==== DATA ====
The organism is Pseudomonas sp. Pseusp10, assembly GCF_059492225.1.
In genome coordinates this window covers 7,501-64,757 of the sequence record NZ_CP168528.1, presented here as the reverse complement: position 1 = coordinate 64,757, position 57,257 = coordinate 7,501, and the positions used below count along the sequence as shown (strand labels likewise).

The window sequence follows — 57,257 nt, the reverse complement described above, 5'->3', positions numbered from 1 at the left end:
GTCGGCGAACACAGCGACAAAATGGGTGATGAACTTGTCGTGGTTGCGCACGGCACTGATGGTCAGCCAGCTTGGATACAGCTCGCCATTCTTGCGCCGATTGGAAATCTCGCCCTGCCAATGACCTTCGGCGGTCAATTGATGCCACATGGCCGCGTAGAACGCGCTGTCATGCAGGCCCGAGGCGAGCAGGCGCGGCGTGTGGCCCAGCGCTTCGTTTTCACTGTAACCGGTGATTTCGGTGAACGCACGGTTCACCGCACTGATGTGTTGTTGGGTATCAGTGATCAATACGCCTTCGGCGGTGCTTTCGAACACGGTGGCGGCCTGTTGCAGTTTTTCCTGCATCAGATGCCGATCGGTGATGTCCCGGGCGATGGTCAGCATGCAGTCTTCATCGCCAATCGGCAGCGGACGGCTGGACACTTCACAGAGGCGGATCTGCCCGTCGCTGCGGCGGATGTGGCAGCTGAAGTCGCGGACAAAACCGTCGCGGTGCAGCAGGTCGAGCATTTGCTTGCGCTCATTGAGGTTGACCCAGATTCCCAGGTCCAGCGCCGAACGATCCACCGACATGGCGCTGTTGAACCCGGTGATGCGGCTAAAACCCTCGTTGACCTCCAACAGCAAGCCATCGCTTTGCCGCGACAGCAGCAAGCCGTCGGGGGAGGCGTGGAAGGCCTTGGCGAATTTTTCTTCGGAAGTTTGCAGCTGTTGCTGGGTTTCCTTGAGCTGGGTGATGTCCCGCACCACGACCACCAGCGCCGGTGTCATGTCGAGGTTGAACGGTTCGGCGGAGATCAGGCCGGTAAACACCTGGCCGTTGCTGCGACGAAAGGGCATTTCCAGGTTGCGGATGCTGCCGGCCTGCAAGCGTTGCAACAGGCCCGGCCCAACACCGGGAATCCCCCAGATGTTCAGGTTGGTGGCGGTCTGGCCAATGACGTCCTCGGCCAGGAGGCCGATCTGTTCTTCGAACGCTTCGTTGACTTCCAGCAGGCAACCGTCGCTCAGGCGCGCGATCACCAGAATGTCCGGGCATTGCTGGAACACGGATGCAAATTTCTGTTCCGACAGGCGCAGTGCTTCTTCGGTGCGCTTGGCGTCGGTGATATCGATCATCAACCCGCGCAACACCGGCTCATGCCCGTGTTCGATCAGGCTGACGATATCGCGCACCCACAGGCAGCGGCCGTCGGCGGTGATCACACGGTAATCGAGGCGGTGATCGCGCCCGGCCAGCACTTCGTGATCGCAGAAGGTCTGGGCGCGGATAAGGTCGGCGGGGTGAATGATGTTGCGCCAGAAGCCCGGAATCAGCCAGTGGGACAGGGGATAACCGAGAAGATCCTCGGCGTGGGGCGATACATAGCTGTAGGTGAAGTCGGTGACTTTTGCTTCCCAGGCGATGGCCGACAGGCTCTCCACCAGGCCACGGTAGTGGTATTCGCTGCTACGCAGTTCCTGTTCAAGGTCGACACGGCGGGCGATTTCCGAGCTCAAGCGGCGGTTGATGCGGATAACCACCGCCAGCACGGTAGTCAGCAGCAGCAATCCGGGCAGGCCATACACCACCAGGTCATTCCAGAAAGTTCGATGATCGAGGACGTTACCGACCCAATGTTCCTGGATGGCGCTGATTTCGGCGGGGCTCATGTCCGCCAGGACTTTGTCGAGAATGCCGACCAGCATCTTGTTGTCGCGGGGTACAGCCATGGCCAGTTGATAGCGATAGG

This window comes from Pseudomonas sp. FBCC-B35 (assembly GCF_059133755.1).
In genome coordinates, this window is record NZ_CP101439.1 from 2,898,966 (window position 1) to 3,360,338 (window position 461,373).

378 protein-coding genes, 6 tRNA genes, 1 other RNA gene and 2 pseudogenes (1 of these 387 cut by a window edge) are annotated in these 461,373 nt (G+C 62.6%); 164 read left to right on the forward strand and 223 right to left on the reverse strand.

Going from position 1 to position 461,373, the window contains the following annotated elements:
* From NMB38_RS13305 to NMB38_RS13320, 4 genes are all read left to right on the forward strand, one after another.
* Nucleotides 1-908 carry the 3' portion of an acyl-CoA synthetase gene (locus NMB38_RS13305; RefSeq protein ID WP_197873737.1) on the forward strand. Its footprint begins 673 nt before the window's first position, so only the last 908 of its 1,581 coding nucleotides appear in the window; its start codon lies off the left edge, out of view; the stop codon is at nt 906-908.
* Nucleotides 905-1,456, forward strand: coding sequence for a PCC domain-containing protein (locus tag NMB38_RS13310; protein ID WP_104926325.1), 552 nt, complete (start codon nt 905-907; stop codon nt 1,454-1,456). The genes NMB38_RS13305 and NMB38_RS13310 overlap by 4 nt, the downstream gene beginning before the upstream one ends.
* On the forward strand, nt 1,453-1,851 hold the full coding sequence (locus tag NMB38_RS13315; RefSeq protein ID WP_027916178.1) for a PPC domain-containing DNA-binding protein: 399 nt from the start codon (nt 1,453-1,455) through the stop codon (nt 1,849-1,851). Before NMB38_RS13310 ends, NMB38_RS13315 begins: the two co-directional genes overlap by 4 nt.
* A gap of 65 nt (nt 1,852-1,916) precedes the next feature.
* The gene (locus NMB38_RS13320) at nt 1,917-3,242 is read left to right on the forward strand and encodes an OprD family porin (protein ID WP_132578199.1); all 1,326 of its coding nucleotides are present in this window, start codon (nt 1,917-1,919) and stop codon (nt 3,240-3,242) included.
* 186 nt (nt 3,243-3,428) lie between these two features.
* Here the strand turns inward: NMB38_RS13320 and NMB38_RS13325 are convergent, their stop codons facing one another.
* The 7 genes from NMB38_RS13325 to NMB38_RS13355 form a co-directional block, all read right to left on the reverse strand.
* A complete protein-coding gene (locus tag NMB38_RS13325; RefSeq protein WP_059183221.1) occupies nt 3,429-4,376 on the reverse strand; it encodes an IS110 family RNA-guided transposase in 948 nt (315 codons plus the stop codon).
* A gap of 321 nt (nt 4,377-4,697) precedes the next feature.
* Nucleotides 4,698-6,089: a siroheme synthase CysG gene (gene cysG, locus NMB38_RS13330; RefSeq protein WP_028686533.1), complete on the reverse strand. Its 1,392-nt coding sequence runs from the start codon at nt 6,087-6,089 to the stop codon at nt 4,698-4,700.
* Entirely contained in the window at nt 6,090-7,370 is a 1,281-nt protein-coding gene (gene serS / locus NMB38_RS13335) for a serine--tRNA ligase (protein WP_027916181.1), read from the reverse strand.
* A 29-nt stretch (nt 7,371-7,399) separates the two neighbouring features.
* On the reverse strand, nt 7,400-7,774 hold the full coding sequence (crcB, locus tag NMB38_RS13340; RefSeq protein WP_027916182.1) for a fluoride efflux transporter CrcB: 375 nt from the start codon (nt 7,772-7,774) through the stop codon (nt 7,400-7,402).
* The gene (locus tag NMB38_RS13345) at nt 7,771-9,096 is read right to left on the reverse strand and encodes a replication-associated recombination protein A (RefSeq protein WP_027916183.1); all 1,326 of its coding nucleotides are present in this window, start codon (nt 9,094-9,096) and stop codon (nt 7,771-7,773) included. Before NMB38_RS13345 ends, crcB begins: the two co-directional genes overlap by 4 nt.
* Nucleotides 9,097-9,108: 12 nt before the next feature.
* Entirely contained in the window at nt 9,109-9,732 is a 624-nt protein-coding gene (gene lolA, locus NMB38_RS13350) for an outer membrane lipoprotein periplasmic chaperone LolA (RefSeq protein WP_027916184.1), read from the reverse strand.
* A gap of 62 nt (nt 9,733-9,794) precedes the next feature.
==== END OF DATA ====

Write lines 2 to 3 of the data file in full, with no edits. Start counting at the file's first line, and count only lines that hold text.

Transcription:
In genome coordinates this window covers 7,501-64,757 of the sequence record NZ_CP168528.1, presented here as the reverse complement: position 1 = coordinate 64,757, position 57,257 = coordinate 7,501, and the positions used below count along the sequence as shown (strand labels likewise).

The window sequence follows — 57,257 nt, the reverse complement described above, 5'->3', positions numbered from 1 at the left end: